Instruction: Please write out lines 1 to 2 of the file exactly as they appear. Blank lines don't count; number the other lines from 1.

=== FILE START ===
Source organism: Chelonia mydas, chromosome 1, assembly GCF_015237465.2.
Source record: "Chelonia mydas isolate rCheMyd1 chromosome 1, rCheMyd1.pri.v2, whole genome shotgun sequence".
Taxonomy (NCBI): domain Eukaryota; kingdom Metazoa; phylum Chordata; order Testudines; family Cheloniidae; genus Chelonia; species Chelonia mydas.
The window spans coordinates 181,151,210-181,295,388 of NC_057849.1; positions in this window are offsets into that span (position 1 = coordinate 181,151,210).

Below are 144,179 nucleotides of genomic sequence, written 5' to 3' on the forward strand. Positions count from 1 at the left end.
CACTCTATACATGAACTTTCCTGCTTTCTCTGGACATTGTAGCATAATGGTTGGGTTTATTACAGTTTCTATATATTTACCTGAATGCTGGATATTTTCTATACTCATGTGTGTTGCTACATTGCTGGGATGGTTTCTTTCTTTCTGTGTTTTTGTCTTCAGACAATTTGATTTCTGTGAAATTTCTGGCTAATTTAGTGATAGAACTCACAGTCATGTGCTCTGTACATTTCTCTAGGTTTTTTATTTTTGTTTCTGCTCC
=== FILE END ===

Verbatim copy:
Source organism: Chelonia mydas, chromosome 1, assembly GCF_015237465.2.
Source record: "Chelonia mydas isolate rCheMyd1 chromosome 1, rCheMyd1.pri.v2, whole genome shotgun sequence".